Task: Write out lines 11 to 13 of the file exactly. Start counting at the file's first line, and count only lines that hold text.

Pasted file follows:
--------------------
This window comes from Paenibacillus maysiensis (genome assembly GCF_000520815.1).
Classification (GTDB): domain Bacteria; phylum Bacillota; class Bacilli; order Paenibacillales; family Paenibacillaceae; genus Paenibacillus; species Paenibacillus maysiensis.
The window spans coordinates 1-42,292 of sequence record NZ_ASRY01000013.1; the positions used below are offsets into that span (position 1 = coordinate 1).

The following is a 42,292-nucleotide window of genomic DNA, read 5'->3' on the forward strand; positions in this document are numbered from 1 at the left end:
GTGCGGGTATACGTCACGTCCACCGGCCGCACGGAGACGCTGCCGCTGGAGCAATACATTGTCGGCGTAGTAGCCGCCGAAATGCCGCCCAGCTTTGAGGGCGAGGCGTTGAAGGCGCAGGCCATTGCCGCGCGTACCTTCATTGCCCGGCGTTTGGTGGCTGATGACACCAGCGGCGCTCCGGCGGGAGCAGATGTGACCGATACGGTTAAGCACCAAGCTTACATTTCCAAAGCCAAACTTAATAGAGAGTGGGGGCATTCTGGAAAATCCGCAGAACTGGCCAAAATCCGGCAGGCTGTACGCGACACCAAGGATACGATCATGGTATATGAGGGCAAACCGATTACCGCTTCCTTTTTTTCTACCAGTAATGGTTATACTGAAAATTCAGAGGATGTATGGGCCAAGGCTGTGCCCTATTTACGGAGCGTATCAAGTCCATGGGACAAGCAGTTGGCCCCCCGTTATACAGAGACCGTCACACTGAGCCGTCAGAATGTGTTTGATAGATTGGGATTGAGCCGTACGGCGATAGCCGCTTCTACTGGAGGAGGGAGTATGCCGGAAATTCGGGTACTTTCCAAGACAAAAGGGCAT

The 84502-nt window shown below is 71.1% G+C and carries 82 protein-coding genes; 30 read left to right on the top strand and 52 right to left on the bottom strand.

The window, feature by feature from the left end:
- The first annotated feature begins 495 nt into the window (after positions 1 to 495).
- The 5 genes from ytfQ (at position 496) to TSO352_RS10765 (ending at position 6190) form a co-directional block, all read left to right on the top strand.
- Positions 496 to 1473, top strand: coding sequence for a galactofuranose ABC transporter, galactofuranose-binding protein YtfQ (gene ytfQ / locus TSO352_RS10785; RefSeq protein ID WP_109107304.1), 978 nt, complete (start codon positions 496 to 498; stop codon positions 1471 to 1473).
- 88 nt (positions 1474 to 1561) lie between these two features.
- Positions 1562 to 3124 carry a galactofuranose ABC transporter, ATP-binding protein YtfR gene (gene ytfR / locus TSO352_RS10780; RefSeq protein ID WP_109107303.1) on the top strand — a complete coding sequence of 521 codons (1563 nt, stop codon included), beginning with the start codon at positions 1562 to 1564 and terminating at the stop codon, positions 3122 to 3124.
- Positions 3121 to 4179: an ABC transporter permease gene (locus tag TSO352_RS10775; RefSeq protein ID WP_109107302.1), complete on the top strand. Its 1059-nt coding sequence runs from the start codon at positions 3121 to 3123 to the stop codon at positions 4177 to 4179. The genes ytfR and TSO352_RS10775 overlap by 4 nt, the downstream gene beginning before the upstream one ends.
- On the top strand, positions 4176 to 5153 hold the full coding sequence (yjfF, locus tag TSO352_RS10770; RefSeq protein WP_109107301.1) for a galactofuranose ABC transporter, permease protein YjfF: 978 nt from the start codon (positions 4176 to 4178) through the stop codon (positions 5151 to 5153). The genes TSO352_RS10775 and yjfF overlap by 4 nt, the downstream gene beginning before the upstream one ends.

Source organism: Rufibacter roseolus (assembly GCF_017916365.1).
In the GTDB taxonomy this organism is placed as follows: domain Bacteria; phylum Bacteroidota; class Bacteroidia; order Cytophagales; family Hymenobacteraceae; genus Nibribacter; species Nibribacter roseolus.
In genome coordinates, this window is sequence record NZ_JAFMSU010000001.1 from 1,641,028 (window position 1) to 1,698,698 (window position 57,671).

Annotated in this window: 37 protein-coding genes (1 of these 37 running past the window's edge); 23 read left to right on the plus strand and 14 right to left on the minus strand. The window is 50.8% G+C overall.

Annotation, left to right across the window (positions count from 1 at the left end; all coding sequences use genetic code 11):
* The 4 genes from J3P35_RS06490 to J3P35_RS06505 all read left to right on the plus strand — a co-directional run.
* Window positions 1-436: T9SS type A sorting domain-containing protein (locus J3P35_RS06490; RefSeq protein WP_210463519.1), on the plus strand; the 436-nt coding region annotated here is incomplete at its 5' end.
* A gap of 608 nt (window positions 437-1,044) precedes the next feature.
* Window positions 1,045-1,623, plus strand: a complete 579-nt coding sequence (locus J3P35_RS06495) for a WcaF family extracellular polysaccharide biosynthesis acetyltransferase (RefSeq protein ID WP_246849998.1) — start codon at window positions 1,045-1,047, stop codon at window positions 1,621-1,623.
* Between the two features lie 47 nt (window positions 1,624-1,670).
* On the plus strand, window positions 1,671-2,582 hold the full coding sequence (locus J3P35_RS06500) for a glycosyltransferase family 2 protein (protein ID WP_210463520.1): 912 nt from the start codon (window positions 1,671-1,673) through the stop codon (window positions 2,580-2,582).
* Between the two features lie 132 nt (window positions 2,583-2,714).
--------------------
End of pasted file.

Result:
- 88 nt (positions 1474 to 1561) lie between these two features.
- Positions 1562 to 3124 carry a galactofuranose ABC transporter, ATP-binding protein YtfR gene (gene ytfR / locus TSO352_RS10780; RefSeq protein ID WP_109107303.1) on the top strand — a complete coding sequence of 521 codons (1563 nt, stop codon included), beginning with the start codon at positions 1562 to 1564 and terminating at the stop codon, positions 3122 to 3124.
- Positions 3121 to 4179: an ABC transporter permease gene (locus tag TSO352_RS10775; RefSeq protein ID WP_109107302.1), complete on the top strand. Its 1059-nt coding sequence runs from the start codon at positions 3121 to 3123 to the stop codon at positions 4177 to 4179. The genes ytfR and TSO352_RS10775 overlap by 4 nt, the downstream gene beginning before the upstream one ends.